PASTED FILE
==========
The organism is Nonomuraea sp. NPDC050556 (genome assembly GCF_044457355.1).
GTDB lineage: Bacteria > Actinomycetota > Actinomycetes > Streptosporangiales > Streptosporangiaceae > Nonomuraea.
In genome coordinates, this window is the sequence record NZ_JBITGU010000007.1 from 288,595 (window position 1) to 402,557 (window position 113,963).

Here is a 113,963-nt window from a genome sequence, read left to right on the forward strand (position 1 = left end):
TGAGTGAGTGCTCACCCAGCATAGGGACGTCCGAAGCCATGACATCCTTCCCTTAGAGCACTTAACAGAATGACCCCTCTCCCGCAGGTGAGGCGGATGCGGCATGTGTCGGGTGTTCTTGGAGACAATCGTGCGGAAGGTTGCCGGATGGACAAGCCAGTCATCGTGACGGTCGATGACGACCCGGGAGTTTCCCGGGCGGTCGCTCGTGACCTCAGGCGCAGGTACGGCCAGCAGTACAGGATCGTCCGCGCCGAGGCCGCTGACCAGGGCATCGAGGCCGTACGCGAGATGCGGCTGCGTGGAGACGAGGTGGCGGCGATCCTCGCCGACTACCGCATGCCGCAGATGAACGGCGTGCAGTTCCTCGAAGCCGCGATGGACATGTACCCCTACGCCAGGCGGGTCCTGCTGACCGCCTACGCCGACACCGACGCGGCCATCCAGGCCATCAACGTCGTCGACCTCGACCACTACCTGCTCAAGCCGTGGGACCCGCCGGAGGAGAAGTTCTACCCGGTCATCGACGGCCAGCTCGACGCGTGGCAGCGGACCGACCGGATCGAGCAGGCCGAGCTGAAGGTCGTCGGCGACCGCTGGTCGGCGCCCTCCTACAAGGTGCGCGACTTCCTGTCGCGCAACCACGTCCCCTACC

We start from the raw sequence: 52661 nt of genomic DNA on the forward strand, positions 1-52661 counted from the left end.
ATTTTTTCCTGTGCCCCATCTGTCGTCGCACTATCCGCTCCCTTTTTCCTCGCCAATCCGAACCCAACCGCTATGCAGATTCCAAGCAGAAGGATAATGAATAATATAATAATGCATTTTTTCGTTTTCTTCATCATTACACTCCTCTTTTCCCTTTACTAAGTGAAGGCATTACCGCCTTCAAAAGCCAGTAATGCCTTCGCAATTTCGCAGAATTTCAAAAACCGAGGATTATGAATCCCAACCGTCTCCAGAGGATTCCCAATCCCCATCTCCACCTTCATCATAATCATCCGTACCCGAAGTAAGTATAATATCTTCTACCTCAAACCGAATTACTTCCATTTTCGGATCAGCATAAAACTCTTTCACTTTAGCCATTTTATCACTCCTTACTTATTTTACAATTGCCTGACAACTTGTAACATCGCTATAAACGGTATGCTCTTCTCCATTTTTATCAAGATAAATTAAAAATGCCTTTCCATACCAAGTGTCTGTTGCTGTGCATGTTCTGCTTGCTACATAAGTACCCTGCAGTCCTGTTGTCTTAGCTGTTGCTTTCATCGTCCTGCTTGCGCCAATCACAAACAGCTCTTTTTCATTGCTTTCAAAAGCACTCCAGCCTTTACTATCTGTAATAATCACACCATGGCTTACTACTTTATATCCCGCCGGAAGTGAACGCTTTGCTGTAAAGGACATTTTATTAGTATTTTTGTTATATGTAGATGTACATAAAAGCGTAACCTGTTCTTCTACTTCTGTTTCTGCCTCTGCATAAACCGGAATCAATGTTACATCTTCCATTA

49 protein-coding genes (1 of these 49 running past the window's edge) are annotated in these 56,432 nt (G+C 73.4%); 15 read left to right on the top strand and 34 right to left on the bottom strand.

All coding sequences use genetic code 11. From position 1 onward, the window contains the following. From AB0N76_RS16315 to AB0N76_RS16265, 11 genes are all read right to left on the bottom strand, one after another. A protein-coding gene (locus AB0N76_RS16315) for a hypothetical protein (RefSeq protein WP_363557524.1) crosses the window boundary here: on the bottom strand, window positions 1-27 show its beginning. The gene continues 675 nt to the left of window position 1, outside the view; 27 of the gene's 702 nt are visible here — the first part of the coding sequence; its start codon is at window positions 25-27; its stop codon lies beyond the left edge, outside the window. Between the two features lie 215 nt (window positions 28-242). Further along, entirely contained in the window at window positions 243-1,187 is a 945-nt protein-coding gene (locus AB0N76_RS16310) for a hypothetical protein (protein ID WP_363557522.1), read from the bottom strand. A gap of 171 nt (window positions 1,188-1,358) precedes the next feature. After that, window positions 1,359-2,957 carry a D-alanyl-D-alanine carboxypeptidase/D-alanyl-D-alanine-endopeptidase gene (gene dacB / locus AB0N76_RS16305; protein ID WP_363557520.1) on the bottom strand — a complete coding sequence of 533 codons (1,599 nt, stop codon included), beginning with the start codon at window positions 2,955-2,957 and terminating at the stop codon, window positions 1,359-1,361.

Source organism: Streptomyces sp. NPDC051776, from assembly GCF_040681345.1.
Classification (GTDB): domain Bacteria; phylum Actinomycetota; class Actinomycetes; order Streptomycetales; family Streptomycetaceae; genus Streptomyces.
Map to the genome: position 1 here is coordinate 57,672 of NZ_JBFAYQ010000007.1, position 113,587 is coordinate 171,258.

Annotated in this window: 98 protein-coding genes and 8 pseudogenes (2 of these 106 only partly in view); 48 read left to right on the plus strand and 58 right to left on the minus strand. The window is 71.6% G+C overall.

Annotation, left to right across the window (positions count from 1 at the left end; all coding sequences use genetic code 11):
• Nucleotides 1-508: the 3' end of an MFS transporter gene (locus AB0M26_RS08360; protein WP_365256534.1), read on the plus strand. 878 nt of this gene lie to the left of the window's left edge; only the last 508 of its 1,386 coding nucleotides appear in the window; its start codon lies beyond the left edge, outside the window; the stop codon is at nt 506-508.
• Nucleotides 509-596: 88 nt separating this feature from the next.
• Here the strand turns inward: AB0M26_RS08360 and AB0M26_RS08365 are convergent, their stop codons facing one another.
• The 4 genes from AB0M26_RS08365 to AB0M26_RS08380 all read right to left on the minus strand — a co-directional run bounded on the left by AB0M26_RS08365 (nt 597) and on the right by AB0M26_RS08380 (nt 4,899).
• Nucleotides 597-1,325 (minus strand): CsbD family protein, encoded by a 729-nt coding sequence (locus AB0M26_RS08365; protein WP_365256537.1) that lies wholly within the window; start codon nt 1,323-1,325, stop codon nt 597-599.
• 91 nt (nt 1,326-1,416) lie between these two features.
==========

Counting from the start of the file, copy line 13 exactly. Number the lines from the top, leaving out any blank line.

Annotated in this window: 98 protein-coding genes and 8 pseudogenes (2 of these 106 only partly in view); 48 read left to right on the plus strand and 58 right to left on the minus strand. The window is 71.6% G+C overall.